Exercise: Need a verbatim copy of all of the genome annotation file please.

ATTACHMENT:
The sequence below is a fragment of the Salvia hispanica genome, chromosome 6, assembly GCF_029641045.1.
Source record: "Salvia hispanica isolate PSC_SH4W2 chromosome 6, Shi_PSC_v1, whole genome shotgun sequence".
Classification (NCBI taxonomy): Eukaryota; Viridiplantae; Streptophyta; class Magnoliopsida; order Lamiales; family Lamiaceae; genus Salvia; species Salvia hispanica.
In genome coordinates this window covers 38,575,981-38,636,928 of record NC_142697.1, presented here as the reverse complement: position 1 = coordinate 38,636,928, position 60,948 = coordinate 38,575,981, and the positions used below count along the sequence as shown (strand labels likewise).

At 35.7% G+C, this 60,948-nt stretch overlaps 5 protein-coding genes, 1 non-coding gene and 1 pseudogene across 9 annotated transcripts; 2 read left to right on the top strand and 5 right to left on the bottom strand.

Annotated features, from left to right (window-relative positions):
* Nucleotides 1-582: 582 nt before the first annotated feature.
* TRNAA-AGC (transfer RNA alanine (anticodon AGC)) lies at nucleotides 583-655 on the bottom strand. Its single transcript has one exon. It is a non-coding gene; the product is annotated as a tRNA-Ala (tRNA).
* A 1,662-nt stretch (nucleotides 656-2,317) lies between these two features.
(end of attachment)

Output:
The sequence below is a fragment of the Salvia hispanica genome, chromosome 6, assembly GCF_029641045.1.
Source record: "Salvia hispanica isolate PSC_SH4W2 chromosome 6, Shi_PSC_v1, whole genome shotgun sequence".
Classification (NCBI taxonomy): Eukaryota; Viridiplantae; Streptophyta; class Magnoliopsida; order Lamiales; family Lamiaceae; genus Salvia; species Salvia hispanica.
In genome coordinates this window covers 38,575,981-38,636,928 of record NC_142697.1, presented here as the reverse complement: position 1 = coordinate 38,636,928, position 60,948 = coordinate 38,575,981, and the positions used below count along the sequence as shown (strand labels likewise).

At 35.7% G+C, this 60,948-nt stretch overlaps 5 protein-coding genes, 1 non-coding gene and 1 pseudogene across 9 annotated transcripts; 2 read left to right on the top strand and 5 right to left on the bottom strand.

Annotated features, from left to right (window-relative positions):
* Nucleotides 1-582: 582 nt before the first annotated feature.
* TRNAA-AGC (transfer RNA alanine (anticodon AGC)) lies at nucleotides 583-655 on the bottom strand. Its single transcript has one exon. It is a non-coding gene; the product is annotated as a tRNA-Ala (tRNA).
* A 1,662-nt stretch (nucleotides 656-2,317) lies between these two features.